Introduction to Stepparent Adoption

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Stepparent adoption lets a custodial parent’s spouse adopt the parent’s child. It can be used if the parents are divorced or were never married. The new spouse files a Petition for Adoption and other forms to start the process.

Stepparent adoption is permanent. If the judge allows the adoption, the other parent (the parent who is not married to the petitioning stepparent) loses all custody and parenting time rights. They won’t have to pay child support or have any other responsibilities for the child. The stepparent becomes a new legal parent and remains a legal parent even if the stepparent and spouse get divorced later.

The other parent’s parental rights must be terminated before the judge will approve a stepparent adoption. For this to happen, the other parent must either:

  • Agree to have their parental rights voluntarily terminated or

  • Have their parental rights involuntarily terminated by the judge

If the Other Parent Agrees to Adoption

Stepparent adoption is simplest if the other parent agrees to the adoption. The other parent must sign the required forms in front of a judge or referee. The other parent voluntarily gives up all parental rights to the child.

If the Other Parent Doesn’t Agree to the Adoption

If the other parent doesn’t agree to give up their parental rights, an involuntary termination of parental rights is possible. The judge can terminate the parental rights of the other parent if all of the following are true:

  • The parent who is married to the stepparent petitioner has either sole or joint legal custody according to a court order;

  • The other parent has substantially failed to support the child financially for two or more years;

  • The other parent has substantially failed to visit or contact the child for two or more years; and

  • The other parent had the ability to support the child and the opportunity to visit or contact the child during the two-year period.

The Petitioner must prove by clear and convincing evidence that these three things are true.

When the Child is Over 14 Years Old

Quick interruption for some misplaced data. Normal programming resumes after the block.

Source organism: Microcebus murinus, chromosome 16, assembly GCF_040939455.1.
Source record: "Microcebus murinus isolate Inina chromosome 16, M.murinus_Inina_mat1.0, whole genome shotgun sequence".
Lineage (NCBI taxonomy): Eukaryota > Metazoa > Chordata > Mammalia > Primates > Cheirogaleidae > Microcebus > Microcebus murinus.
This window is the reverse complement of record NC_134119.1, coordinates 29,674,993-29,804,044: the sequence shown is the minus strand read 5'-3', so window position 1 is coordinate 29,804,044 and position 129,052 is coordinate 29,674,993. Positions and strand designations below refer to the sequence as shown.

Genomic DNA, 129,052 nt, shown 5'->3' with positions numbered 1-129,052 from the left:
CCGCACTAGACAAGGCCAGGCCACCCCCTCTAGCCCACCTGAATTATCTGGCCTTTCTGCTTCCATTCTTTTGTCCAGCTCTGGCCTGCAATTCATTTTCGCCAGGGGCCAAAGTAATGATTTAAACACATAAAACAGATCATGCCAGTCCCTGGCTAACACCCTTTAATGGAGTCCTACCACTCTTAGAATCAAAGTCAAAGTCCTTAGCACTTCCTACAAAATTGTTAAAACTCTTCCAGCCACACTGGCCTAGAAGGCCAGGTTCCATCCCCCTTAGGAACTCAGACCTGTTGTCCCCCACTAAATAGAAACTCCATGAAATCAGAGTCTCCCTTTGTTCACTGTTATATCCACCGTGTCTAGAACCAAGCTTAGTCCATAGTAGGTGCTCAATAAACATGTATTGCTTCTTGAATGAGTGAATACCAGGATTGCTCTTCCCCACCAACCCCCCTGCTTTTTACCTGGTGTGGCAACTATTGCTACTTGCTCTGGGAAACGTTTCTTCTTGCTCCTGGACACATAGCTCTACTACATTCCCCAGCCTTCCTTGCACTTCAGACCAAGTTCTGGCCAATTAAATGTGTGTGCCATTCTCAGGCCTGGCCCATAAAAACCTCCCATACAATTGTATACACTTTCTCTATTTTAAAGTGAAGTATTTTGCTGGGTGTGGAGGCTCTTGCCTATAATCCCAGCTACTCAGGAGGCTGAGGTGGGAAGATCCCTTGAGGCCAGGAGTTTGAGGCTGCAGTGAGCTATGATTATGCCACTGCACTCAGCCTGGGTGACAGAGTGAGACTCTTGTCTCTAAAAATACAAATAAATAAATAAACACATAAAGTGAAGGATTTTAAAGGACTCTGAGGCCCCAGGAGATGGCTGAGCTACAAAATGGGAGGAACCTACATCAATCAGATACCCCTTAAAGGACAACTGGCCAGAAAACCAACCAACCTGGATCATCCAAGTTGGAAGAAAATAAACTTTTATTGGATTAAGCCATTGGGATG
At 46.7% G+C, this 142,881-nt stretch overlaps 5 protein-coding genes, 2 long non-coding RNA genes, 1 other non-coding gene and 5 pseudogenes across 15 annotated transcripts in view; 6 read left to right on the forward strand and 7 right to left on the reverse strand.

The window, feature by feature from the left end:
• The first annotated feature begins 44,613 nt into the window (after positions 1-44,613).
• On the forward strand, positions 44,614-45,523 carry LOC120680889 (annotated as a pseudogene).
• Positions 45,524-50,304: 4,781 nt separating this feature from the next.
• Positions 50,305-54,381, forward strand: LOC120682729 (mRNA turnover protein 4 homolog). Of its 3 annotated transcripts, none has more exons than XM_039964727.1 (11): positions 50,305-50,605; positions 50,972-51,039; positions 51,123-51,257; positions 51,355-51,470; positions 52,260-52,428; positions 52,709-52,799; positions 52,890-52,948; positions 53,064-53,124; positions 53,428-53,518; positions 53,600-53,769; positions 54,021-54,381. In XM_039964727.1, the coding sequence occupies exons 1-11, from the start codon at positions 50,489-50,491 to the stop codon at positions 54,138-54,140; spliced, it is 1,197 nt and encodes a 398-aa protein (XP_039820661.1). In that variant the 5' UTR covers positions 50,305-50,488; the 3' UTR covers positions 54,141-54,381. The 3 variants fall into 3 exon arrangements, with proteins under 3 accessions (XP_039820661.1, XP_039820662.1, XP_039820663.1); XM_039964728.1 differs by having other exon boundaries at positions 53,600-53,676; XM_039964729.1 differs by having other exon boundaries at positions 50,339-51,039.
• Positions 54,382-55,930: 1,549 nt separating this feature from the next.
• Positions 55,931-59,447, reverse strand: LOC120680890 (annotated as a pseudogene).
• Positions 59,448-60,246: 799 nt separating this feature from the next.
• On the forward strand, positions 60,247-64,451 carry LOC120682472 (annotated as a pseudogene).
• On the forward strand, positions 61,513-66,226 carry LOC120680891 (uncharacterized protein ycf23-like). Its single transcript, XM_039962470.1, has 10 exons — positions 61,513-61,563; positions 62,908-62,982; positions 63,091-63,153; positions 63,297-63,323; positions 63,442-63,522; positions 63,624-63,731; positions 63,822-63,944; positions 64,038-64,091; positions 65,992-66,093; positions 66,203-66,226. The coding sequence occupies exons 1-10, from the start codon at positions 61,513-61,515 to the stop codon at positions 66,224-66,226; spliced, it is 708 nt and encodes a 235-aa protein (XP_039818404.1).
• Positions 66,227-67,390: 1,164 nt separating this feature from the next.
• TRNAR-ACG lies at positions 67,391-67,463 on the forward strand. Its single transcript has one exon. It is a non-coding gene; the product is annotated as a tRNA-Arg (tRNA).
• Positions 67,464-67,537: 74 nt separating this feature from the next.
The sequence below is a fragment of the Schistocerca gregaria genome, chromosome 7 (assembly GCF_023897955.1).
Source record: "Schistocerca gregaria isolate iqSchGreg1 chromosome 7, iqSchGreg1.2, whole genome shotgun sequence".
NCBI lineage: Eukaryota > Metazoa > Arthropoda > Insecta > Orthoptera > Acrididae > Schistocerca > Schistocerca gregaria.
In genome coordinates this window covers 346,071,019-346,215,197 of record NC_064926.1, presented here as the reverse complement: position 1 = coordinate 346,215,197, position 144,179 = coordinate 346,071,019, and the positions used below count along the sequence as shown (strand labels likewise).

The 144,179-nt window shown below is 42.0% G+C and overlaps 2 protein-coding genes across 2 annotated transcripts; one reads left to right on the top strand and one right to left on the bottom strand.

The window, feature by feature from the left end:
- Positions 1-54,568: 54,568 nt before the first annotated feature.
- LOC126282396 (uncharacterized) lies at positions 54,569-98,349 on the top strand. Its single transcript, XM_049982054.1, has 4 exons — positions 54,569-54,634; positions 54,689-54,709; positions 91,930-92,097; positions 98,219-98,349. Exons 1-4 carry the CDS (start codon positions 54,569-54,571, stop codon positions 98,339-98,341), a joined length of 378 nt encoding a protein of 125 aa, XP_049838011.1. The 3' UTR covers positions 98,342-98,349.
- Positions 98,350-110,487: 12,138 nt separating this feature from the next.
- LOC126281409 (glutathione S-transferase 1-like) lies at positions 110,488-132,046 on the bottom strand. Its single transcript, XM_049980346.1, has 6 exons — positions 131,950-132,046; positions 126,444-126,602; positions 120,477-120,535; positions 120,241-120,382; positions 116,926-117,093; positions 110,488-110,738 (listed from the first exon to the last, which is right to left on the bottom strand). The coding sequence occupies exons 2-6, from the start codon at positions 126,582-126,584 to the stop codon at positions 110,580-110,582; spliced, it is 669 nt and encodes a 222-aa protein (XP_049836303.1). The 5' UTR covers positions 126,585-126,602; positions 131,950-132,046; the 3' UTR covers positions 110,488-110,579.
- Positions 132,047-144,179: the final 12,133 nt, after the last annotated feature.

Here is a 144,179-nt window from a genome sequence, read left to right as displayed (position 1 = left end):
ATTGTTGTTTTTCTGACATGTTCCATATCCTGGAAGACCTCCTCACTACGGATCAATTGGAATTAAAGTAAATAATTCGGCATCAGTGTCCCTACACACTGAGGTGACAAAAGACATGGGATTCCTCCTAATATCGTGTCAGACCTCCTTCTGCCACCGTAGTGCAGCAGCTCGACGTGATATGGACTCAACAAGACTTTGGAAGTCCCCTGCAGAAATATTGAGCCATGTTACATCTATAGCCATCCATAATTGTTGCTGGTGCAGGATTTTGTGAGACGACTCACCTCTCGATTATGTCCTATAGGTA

If the child is over 14 years old, the child must also agree to the adoption. The child does this by signing a form called Consent to Adoption by Adoptee form.

Starting a Stepparent Adoption

Some courts require a marriage of at least one year before a Petition for Stepparent Adoption can be filed. This is not required by Michigan law, but may be required by local court rule.

You can use our Do-It-Yourself Stepparent Adoption tool to complete the forms you need for a stepparent adoption. After you finish, return to the Michigan Legal Help website for instructions about what to do next. 

You can use the Do-It-Yourself Stepparent Adoption tool whether or not the other parent agrees to the adoption. But if the other parent doesn’t agree, you may want to talk to a lawyer. 

Learn More

To learn more about stepparent adoption, read the other articles in Filing for a Stepparent Adoption.

Finding a Lawyer

You might decide you want a lawyer to help you. If you have a low income, you may qualify for free legal services. Whether you have a low income or not, you can use the Guide to Legal Help to find lawyers in your area. If you are not able to get free legal services but can’t afford high legal fees, consider hiring a lawyer for part of your case instead of the whole thing. This is called limited scope representation. To learn more, read Limited Scope Representation (LSR): A More Affordable Way to Hire a Lawyer. To find a limited scope lawyer, follow this link to the State Bar of Michigan lawyer directory. This link lists lawyers who offer limited scope representation. You can narrow the results to lawyers in your area by typing in your county, city, or zip code at the top of the page. You can also narrow the results by topic by entering the kind of lawyer you need (divorce, estate, etc.) at the top of the page.